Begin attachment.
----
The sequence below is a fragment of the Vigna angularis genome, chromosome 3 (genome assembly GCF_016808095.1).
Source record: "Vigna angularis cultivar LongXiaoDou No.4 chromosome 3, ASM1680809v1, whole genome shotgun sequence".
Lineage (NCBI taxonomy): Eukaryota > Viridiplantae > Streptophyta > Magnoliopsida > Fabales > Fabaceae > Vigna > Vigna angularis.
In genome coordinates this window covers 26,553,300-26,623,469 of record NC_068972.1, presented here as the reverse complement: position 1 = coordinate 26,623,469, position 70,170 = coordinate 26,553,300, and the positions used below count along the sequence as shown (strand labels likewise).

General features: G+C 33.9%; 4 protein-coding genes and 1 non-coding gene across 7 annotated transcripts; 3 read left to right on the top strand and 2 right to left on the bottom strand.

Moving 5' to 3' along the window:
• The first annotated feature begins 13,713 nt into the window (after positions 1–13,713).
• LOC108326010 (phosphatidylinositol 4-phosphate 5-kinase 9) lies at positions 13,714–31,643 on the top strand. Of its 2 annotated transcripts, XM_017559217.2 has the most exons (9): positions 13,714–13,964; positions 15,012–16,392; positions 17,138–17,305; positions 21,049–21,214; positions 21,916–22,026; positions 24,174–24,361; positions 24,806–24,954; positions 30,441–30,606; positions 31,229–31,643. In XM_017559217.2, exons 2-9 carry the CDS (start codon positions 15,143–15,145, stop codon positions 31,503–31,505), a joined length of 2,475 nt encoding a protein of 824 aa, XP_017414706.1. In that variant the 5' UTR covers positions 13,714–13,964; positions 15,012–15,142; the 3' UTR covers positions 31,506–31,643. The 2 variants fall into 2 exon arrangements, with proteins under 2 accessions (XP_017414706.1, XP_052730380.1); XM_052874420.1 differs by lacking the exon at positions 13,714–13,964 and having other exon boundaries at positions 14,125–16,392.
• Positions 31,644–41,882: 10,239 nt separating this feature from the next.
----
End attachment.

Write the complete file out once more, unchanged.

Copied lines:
The sequence below is a fragment of the Vigna angularis genome, chromosome 3 (genome assembly GCF_016808095.1).
Source record: "Vigna angularis cultivar LongXiaoDou No.4 chromosome 3, ASM1680809v1, whole genome shotgun sequence".
Lineage (NCBI taxonomy): Eukaryota > Viridiplantae > Streptophyta > Magnoliopsida > Fabales > Fabaceae > Vigna > Vigna angularis.
In genome coordinates this window covers 26,553,300-26,623,469 of record NC_068972.1, presented here as the reverse complement: position 1 = coordinate 26,623,469, position 70,170 = coordinate 26,553,300, and the positions used below count along the sequence as shown (strand labels likewise).

General features: G+C 33.9%; 4 protein-coding genes and 1 non-coding gene across 7 annotated transcripts; 3 read left to right on the top strand and 2 right to left on the bottom strand.

Moving 5' to 3' along the window:
• The first annotated feature begins 13,713 nt into the window (after positions 1–13,713).
• LOC108326010 (phosphatidylinositol 4-phosphate 5-kinase 9) lies at positions 13,714–31,643 on the top strand. Of its 2 annotated transcripts, XM_017559217.2 has the most exons (9): positions 13,714–13,964; positions 15,012–16,392; positions 17,138–17,305; positions 21,049–21,214; positions 21,916–22,026; positions 24,174–24,361; positions 24,806–24,954; positions 30,441–30,606; positions 31,229–31,643. In XM_017559217.2, exons 2-9 carry the CDS (start codon positions 15,143–15,145, stop codon positions 31,503–31,505), a joined length of 2,475 nt encoding a protein of 824 aa, XP_017414706.1. In that variant the 5' UTR covers positions 13,714–13,964; positions 15,012–15,142; the 3' UTR covers positions 31,506–31,643. The 2 variants fall into 2 exon arrangements, with proteins under 2 accessions (XP_017414706.1, XP_052730380.1); XM_052874420.1 differs by lacking the exon at positions 13,714–13,964 and having other exon boundaries at positions 14,125–16,392.
• Positions 31,644–41,882: 10,239 nt separating this feature from the next.